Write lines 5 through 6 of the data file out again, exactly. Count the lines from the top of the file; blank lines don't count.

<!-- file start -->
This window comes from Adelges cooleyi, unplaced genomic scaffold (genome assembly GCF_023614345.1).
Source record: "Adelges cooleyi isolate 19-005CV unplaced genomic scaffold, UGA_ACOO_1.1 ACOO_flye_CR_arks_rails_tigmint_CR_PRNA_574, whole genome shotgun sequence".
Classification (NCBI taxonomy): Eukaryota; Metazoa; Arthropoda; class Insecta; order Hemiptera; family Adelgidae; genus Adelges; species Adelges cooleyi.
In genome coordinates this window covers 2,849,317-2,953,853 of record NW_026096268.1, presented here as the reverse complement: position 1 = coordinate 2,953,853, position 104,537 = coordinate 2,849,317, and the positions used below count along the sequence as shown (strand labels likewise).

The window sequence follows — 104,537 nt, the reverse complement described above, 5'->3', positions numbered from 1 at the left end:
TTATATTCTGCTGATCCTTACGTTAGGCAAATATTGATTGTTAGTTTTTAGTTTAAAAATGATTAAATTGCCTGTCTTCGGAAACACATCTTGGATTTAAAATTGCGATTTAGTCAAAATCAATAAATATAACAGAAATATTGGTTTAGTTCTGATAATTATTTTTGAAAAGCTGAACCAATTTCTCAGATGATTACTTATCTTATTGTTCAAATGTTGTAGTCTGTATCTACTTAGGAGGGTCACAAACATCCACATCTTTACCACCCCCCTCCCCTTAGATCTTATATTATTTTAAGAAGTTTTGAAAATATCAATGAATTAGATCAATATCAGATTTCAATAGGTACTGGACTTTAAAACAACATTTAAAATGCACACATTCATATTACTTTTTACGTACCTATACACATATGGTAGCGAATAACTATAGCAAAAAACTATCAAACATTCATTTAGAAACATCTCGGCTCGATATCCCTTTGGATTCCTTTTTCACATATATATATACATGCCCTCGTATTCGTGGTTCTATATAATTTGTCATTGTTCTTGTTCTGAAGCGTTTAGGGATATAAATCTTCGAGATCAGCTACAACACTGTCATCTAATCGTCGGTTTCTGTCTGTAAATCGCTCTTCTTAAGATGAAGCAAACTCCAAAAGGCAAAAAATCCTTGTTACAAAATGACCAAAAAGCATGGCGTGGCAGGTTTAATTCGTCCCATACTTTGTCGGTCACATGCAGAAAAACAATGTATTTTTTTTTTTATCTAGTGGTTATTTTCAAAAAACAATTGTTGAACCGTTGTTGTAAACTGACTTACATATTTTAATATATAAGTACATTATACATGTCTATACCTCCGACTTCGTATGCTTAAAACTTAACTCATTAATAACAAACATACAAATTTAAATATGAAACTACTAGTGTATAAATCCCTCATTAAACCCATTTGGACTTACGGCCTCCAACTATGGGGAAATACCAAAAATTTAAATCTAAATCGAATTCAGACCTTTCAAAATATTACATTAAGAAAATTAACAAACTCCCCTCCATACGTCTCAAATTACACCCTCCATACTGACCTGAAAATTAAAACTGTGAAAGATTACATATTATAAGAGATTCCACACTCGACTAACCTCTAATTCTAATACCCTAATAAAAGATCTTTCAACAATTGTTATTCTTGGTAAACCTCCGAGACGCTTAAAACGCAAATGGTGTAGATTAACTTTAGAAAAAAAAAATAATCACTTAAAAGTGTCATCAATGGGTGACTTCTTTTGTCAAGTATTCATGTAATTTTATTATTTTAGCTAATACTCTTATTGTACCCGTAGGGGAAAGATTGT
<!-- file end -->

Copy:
The window sequence follows — 104,537 nt, the reverse complement described above, 5'->3', positions numbered from 1 at the left end:
TTATATTCTGCTGATCCTTACGTTAGGCAAATATTGATTGTTAGTTTTTAGTTTAAAAATGATTAAATTGCCTGTCTTCGGAAACACATCTTGGATTTAAAATTGCGATTTAGTCAAAATCAATAAATATAACAGAAATATTGGTTTAGTTCTGATAATTATTTTTGAAAAGCTGAACCAATTTCTCAGATGATTACTTATCTTATTGTTCAAATGTTGTAGTCTGTATCTACTTAGGAGGGTCACAAACATCCACATCTTTACCACCCCCCTCCCCTTAGATCTTATATTATTTTAAGAAGTTTTGAAAATATCAATGAATTAGATCAATATCAGATTTCAATAGGTACTGGACTTTAAAACAACATTTAAAATGCACACATTCATATTACTTTTTACGTACCTATACACATATGGTAGCGAATAACTATAGCAAAAAACTATCAAACATTCATTTAGAAACATCTCGGCTCGATATCCCTTTGGATTCCTTTTTCACATATATATATACATGCCCTCGTATTCGTGGTTCTATATAATTTGTCATTGTTCTTGTTCTGAAGCGTTTAGGGATATAAATCTTCGAGATCAGCTACAACACTGTCATCTAATCGTCGGTTTCTGTCTGTAAATCGCTCTTCTTAAGATGAAGCAAACTCCAAAAGGCAAAAAATCCTTGTTACAAAATGACCAAAAAGCATGGCGTGGCAGGTTTAATTCGTCCCATACTTTGTCGGTCACATGCAGAAAAACAATGTATTTTTTTTTTTATCTAGTGGTTATTTTCAAAAAACAATTGTTGAACCGTTGTTGTAAACTGACTTACATATTTTAATATATAAGTACATTATACATGTCTATACCTCCGACTTCGTATGCTTAAAACTTAACTCATTAATAACAAACATACAAATTTAAATATGAAACTACTAGTGTATAAATCCCTCATTAAACCCATTTGGACTTACGGCCTCCAACTATGGGGAAATACCAAAAATTTAAATCTAAATCGAATTCAGACCTTTCAAAATATTACATTAAGAAAATTAACAAACTCCCCTCCATACGTCTCAAATTACACCCTCCATACTGACCTGAAAATTAAAACTGTGAAAGATTACATATTATAAGAGATTCCACACTCGACTAACCTCTAATTCTAATACCCTAATAAAAGATCTTTCAACAATTGTTATTCTTGGTAAACCTCCGAGACGCTTAAAACGCAAATGGTGTAGATTAACTTTAGAAAAAAAAAATAATCACTTAAAAGTGTCATCAATGGGTGACTTCTTTTGTCAAGTATTCATGTAATTTTATTATTTTAGCTAATACTCTTATTGTACCCGTAGGGGAAAGATTGT